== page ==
09 June 2009

What Sound Does It Make by Erin Malone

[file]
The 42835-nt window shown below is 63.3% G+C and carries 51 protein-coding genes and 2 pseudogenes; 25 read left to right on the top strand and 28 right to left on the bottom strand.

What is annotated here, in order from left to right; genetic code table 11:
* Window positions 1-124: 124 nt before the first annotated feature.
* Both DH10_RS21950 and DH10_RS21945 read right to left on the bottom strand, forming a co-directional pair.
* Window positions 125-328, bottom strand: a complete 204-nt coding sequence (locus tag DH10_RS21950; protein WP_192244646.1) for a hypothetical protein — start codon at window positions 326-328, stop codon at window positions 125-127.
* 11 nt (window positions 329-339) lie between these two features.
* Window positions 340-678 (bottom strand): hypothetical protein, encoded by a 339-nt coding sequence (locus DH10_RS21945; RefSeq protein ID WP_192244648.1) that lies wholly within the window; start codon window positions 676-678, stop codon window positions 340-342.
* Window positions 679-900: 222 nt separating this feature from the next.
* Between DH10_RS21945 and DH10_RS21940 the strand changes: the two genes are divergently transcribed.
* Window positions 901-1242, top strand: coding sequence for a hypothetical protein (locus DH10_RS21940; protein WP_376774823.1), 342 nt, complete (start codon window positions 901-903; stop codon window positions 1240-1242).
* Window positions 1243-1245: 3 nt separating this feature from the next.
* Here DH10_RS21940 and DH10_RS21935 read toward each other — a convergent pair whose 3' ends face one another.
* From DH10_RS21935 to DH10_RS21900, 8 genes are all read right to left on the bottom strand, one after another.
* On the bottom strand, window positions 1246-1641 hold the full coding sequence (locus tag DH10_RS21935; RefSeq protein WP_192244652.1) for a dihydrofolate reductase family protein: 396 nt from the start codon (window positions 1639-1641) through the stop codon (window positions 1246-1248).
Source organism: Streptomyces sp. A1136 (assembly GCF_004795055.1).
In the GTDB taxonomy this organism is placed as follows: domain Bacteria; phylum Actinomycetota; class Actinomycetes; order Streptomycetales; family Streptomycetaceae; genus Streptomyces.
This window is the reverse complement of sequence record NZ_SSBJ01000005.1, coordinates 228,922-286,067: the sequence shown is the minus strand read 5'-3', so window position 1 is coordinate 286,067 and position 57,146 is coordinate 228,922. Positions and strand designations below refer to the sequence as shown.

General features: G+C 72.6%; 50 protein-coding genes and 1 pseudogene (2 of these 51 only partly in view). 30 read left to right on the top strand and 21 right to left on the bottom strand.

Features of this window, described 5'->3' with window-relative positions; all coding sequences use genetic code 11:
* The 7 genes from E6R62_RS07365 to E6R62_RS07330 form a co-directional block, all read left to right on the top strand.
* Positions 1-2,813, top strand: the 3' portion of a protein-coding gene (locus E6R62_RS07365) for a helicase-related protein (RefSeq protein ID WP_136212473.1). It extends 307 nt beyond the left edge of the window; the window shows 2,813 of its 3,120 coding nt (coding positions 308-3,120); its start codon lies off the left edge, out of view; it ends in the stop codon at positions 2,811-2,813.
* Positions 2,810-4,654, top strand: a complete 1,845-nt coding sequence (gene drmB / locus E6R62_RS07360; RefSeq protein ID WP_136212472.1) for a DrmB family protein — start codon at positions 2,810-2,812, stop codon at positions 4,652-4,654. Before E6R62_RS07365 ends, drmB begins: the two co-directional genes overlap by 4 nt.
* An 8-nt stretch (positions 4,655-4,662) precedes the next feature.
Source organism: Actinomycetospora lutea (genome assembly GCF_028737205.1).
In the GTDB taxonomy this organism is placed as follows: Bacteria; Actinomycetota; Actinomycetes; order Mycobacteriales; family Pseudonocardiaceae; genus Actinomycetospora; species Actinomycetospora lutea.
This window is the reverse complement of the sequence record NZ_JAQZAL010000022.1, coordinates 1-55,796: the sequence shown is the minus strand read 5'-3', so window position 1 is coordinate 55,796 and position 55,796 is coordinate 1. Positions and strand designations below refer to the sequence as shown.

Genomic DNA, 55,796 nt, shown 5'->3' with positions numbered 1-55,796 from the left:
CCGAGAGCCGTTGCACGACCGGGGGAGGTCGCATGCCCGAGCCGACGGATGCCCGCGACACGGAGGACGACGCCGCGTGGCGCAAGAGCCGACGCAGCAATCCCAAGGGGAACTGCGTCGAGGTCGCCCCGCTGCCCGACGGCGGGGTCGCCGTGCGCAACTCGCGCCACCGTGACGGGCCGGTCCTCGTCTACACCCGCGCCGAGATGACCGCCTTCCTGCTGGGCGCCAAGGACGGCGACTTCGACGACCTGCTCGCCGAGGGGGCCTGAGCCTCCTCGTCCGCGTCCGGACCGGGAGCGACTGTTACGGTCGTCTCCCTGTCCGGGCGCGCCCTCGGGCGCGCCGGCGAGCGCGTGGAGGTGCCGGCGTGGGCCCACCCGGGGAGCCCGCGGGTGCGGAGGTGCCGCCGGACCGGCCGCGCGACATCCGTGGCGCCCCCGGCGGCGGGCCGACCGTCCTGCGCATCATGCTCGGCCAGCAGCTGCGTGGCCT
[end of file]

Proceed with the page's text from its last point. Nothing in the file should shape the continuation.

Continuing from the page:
What Sound Does It Make Poems by Erin Malone Concrete Wolf Poetry Chapbook Series, 2007 Reviewed by Laurie Rosenblatt Concrete Wolf prefers chapbooks with a theme. The thread connecting the poems in Erin Malone’s, “What Sound Does It Make” is motherhood. But it’s not your 1950’s airbrushed TV version—it’s the real thing live from inside Mom’s head. The eponymous poem, in up-close scattered exposures, reveals post-partum despair in un-consoling light. It begins, “There are pieces everywhere, splinters,” and continues its relentless course using abutment, fragmentation, and a mixture of first and third person to enact the speaker’s disconsolate, dislocated, nearly disarticulate state. Assonance and light repetition hold the poem tenuously together in the face of content that is self-flagellating (“My husband scrubs the floors, dishes, fixes/ locks to the cabinets, gates/the stairs & doors. He fixes, fixes—“), helpless (“Would you hurt yourself?”) and horrified; caught out in the lens of its own shatteredness: II Small cracks in the ceiling. If she could rest she’d tilt the chair to watch holes in the overturned bowl of her skull emit their light, move like slow-turning planets. III Would you hurt your baby? IV He’s lighter when he sleeps. The monitor’s eye is red, steady, unblinking. Using form and sense Malone takes us into a broken world. Not afraid—how could she be after that?—to take us to more ordinary places usually kept hidden from others and ourselves though secretly visited, Malone sketches landscapes in which regret, doubt, tenderness, and anger together form a nuanced topography. For instance in “Suspect,” the speaker asks, “Where’s my fill, my plush/ other, illustrated life?/that I tired of/ & traded, willing/ it seems & still/ I would”. Her technique doesn’t work quite as well in, “At the Seams” or “Prehistory,” where it’s difficult to get a fix on what’s going on and what’s at stake. But in poems like “This & Thus Far” and “Spoke,” Malone’s got game. She uses line breaks, shape on the page, and subtle rhyme –even carrying off rhyming couplets in a natural voice— to emphasize or work in counterpoint to content. Again and again she grabs the golden ring of emotional depth and texture. Here’s the beginning of “Pulling Up the Corners,” where Malone effectively catches an ironic internal second voice: --said you don’t love me. He was sitting in a flannel chair, the gray behind him hardly a kind of light. I said secondhand love. Circle secondhand. b/c how could I be first? She takes risks, and though I don’t find the, b/c for “because” ( or in “”This & Thus Far,” the use of , /) overdone or intrusive, all readers may not agree that Malone gets away with her occasional mannered flourishes. Malone gives us multiple voices again in “Black Forest,” where two intertwined voices compete for our attention without ever becoming muddled or indistinct. We emerge from the poem having heard both the inner and outer versions of the story, neither one having told the “truth:” on its own. My favorite poem in this strong collection, “Hush,” begins, I lie and say there are no ghosts when sleep’s stalled current draws him near our bed, hair magnetized, shock on blanket & pajamas in the too-dry air. I could pat him, turn him toward the door, But he has handfuls of language spilling— Owl, moon, hoot--& just then a train loans its lonely sound to the fences of our neighborhood… In this poem, and in the chapbook as a whole, Malone brings all her craft, insight, and feeling together with careful, lovingly objective observations and hard won insights said beautifully.